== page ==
On that score, Bourque gives the first round to the Liberals, who had Scheer on the defensive for more than a week over his socially conservative views on abortion and gay rights — not exactly the ground on which the Conservatives would have preferred to introduce their leader.

It was, Bourque says, “a classic example of your enemy defining who you are.”

That episode aside, both Bourque and Coletto suspect the Liberals have an edge as the campaign begins. Regional poll results before the writ drop suggested they were in position to make gains in vote-rich Ontario and Quebec to help offset expected losses elsewhere, whereas the Conservatives’ national numbers were inflated to a degree by overwhelming support in Alberta and Saskatchewan, where they already hold most of the seats.

Still, it wouldn’t take much to upset the Liberals’ apple cart.

Once voters start paying attention, Scheer could impress them as a reasonable guy, not the Harper throwback and social conservative threat the Liberals are trying to make him out to be.

Singh or May could catch fire, as the NDP’s Jack Layton did in 2011, and gains by either party would largely be at Liberal expense. While both parties’ lack of resources could ultimately hold them back, recent provincial elections — last year’s victory of the Coalition Avenir Quebec, an upstart party created just seven years earlier, or the Greens’ vaulting into second place in P.E.I. last spring — suggest a certain volatility in the electorate, a willingness to take a flyer on something different.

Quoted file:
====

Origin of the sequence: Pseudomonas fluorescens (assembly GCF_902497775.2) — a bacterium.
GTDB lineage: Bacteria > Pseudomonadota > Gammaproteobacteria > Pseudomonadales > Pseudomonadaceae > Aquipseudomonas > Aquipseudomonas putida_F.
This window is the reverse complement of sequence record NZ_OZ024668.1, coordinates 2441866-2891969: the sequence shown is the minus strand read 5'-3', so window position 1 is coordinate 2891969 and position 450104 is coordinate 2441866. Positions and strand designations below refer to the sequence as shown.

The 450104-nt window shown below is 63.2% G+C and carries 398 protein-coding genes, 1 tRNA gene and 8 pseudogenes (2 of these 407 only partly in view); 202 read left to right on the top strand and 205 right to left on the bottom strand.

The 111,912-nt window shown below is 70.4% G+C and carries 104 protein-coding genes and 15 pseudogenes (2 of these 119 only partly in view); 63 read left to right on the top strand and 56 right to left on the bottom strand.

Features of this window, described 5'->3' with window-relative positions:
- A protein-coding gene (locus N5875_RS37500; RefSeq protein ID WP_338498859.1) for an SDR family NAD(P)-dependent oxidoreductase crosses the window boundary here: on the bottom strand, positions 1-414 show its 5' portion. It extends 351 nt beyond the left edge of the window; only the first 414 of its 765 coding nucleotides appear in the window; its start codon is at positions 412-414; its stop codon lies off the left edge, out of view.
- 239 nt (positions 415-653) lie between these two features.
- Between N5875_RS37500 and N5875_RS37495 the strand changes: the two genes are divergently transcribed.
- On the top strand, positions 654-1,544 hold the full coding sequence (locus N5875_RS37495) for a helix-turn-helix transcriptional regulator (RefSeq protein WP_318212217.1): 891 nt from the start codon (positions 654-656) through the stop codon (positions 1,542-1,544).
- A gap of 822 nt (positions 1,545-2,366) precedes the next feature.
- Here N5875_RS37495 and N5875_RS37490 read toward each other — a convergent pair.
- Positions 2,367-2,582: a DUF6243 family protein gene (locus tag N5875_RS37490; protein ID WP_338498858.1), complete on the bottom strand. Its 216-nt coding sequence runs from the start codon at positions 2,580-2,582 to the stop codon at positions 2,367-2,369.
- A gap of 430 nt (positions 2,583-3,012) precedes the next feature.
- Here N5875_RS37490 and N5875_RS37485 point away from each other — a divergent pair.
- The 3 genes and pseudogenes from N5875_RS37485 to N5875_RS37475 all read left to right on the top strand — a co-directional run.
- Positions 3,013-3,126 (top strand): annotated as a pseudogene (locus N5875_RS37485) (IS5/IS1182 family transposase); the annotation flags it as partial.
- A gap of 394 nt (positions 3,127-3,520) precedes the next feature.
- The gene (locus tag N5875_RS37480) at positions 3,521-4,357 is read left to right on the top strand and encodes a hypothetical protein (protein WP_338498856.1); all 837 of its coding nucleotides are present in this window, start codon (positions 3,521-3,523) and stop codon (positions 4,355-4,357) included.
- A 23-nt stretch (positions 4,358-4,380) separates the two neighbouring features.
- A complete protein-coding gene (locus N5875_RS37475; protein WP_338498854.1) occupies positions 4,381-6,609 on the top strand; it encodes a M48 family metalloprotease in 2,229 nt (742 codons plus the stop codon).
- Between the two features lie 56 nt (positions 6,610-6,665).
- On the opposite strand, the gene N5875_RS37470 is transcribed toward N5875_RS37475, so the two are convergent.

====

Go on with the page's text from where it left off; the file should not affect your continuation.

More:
In Quebec, where Liberals are hoping to cash in on the apparent collapse of NDP support, Bourque says even a small increase in support for the Bloc Quebecois could “spoil the party” for Trudeau.

The Liberals could fall because young people, Indigenous voters and other progressives who turned out in droves to back them last time simply stay home, too dispirited to bother voting for anyone. Any drop in voter turnout will help the Conservatives, whose committed base can be counted on to turn out come what may, says Coletto.

On the flip side, an increase in support for the People’s Party could cost the Conservatives in ridings where they are in tight contests.

As happened in 2015, progressive voters could be stampeded to the Liberals again to stop the Conservatives. Singh has tried to insulate the NDP against that by declaring his party would never prop up a Tory minority — a tactic some New Democrats fear amounts to conceding defeat before the writ was even dropped.

May, meanwhile, has said the Greens are prepared to bring down either a Liberal or Conservative minority and force Canadians back to the polls to get a government that’s more committed to fighting climate change — a threat that may yet backfire among voters who don’t relish instability.

In other words, pretty much anything could happen once voters tune in and start assessing the performances of the leaders on the campaign trail.

“Sometimes elections go the way we expect, the way voters expect. Sometimes they don’t,” says Coletto.

Joan Bryden, The Canadian Press